SMB Tax Complexity Preserves Role For The Human Accountant
Anxieties that automation will replace humans have waned in the accounting sector, as industry players begin to realize that technology can actually help accountants play a more important role for their small business (SMB) customers as advisors and guides, rather than replacing their roles outright.
With the first tax season post-tax reform nearing completion in the U.S., the small business accounting sector has seen even more evidence that the advisory role of SMB accountants remains of prominent importance. Ongoing regulatory changes and persistent uncertainty mean that that importance will continue even outside of tax season, with challenges that even the most automated of accounting software solutions cannot always tackle.
Andre Kattoura, head accountant at small business accounting and tax services firm AccuAlly, explained to PYMNTS the friction SMBs face when they don’t outsource the accounting function.
“Some of the biggest challenges that small business owners are facing [involve] maintaining neat books without stretching their budget[s] with either an in-house accountant or the traditional accounting firms,” he said, adding that service providers must address both small businesses’ accounting needs and their budgetary restrictions.
For some entrepreneurs, those restrictions may lead them to automated software that pulls the accounting function within a company’s walls. While doing so may be more cost-effective than hiring a big-time accounting and consulting firm, there are inevitable points in the accounting process that cannot be managed with automated software alone, meaning small business owners must take on the burden of figuring out complex processes that even CPAs can struggle to manage.
Tax reform in the U.S. has brought on a slew of changes in the small business community, and uncertainty persists even for professionals.
With tax season well under way, tax professionals and accountants have urged policymakers to clarify several aspects of the new legislation and how it applies to their SMB clients. In January, reports said CPAs had urged the Internal Revenue Service (IRS) to further clarify the rules, despite having issued previous guidelines to address some of the uncertainty.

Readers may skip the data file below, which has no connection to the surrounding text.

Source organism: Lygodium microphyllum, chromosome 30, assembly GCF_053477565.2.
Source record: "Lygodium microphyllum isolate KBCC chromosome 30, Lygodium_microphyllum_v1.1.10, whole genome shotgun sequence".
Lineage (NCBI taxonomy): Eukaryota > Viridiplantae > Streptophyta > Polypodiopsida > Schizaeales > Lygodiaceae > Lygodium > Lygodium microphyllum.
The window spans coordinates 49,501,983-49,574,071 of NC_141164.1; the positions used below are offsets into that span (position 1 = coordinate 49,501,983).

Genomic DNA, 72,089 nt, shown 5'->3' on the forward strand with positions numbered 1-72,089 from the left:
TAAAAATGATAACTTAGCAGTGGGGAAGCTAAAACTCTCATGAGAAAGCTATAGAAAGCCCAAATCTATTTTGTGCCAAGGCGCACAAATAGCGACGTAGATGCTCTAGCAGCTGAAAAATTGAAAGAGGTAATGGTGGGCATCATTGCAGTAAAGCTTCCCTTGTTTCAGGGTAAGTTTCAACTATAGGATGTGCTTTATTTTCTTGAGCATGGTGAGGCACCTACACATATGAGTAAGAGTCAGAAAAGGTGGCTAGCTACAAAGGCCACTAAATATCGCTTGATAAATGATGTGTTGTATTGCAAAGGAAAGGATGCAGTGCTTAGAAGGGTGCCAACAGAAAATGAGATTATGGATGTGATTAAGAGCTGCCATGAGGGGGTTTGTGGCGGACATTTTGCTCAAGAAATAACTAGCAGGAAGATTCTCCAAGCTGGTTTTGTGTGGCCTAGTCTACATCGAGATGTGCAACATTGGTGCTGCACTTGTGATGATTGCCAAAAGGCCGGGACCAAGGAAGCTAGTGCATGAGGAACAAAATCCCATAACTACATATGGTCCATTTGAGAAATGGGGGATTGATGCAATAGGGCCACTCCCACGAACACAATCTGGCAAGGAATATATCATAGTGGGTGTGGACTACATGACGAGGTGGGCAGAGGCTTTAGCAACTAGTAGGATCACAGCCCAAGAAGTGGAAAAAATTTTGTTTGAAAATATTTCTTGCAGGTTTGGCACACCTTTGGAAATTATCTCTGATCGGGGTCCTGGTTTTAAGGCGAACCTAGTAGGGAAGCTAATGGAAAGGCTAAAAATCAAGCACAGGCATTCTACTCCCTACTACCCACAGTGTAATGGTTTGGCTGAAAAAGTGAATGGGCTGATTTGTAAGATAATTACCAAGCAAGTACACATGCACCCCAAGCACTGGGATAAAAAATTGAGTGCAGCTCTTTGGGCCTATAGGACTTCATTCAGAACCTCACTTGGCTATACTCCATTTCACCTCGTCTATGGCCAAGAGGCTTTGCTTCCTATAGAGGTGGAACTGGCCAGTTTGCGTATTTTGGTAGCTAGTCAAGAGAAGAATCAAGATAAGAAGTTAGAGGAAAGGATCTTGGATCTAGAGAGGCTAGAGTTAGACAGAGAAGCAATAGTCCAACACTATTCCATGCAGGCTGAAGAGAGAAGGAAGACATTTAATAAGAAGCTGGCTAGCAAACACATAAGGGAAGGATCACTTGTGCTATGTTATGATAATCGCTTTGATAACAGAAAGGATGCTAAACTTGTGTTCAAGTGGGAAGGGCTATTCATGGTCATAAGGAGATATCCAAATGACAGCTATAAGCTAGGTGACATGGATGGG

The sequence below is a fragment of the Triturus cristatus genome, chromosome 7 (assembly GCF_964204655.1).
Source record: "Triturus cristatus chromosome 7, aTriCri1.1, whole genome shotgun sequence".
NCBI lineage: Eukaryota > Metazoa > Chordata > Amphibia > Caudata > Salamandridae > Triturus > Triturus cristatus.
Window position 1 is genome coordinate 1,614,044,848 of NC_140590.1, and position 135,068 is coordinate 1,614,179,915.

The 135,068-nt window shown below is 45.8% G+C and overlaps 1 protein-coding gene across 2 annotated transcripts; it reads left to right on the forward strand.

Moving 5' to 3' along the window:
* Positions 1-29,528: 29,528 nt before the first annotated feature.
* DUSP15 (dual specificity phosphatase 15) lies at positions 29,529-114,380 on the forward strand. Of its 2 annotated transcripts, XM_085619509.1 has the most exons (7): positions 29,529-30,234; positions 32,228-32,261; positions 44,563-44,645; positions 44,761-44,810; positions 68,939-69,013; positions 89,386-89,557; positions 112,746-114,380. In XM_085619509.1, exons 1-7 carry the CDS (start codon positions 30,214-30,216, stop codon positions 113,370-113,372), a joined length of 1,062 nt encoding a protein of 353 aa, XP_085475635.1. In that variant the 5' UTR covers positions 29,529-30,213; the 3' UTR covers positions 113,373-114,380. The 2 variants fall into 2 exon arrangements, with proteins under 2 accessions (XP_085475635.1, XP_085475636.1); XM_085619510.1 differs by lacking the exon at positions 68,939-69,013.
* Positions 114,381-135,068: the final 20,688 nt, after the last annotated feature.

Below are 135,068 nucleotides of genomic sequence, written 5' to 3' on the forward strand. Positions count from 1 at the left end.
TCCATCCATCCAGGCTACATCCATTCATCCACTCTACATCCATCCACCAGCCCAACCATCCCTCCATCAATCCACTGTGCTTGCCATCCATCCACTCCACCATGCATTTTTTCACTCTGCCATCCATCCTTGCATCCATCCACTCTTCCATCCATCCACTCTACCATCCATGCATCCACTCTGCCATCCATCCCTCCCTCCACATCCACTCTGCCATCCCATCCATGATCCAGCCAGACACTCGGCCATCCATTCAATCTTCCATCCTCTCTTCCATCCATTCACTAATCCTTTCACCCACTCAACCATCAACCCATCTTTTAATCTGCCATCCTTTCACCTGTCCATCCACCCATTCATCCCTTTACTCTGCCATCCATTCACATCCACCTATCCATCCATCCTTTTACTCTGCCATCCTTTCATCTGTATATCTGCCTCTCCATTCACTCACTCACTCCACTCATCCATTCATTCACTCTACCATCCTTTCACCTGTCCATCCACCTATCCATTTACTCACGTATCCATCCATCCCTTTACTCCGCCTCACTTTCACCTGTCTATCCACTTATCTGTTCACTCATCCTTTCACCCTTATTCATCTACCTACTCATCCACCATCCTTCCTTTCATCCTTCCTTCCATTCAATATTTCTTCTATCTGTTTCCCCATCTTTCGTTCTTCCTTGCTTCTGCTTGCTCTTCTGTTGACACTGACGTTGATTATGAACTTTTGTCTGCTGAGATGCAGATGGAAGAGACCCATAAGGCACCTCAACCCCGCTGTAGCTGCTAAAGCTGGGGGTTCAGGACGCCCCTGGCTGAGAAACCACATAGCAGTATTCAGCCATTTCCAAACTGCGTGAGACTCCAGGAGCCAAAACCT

“There’s a lot of conflicting advice out there,” said RLB Accountants CPA Jeffrey Berdahl in an interview with the publication at the time. “It’s going to be like the Wild West.”
One area that appears to be posing the greatest trouble to small firms and their accountants is the tax break the legislation offers to sole proprietors and owners of so-called S corporations. The rules provide a 20 percent tax deduction on qualified business income for firms with less than $157,000 in taxable income, though the language of the legislation includes an array of caveats and restrictions.
Another CPA, Marcum’s Ed Reitmeyer, told the publication that the lack of clarity could make a tax extension a favorable option for some SMBs and their accountants, though he noted, “it may take well into the summer to gain any clarity at all.”
However, it’s not just tax reform tripping up the small business accounting space. Last year, the Supreme Court’s ruling in South Dakota vs. Wayfair Inc. opened the door for states to collect sales tax from businesses that aren’t even physically based in that state, with massive implications for online retailers. Reports in The Washington Post in June noted that the government missed out on a combined $13.7 billion in tax revenue in 2017, according to a Government Accountability Office (GAO) audit.
The effects of the ruling continue to ripple for small firms — 86 percent of which are apparently not prepared to manage the tax implications of the Supreme Court’s decision, researchers at the National Association of Enrolled Agents (NAEA) found in the 2019 Enrolled Agent Tax Season Survey.
The CPA Steps In
According to the NAEA, while these disruptions may trip up small businesses (and even a few accountants), they are also bringing light to the continued importance of the human CPA.
“When combined with tax reform uncertainty, 59 percent of those surveyed believe this perfect storm of doubt will drive more taxpayers to their firms,” the NAEA found in its survey. In other words, the ongoing uncertainty surrounding tax reform, the Supreme Court ruling and other regulatory shifts are driving small businesses to accountants’ services.
According to AccuAlly’s Kattoura, these trends do not imply that automated small business accounting and tax management platforms are unnecessary. Indeed, they can not only help small businesses, but help entrepreneurs decide to outsource the accounting function and let a professional manage the complexities of tax compliance.
“The future of bookkeeping will be automated,” he said, but added that small businesses are not interested in bringing that automated process in-house. Rather, these tools can be helpful to the CPAs themselves, as part of the bigger picture of small business accounting services.
“Automation and AI now help many accounting firms to cut the work time and, therefore, the cost” of their services, he said. “However, with communication now being at our fingertips, many SMBs want engagement and customization. The SMB wants to maintain the human connection with parties who handle their financial records.”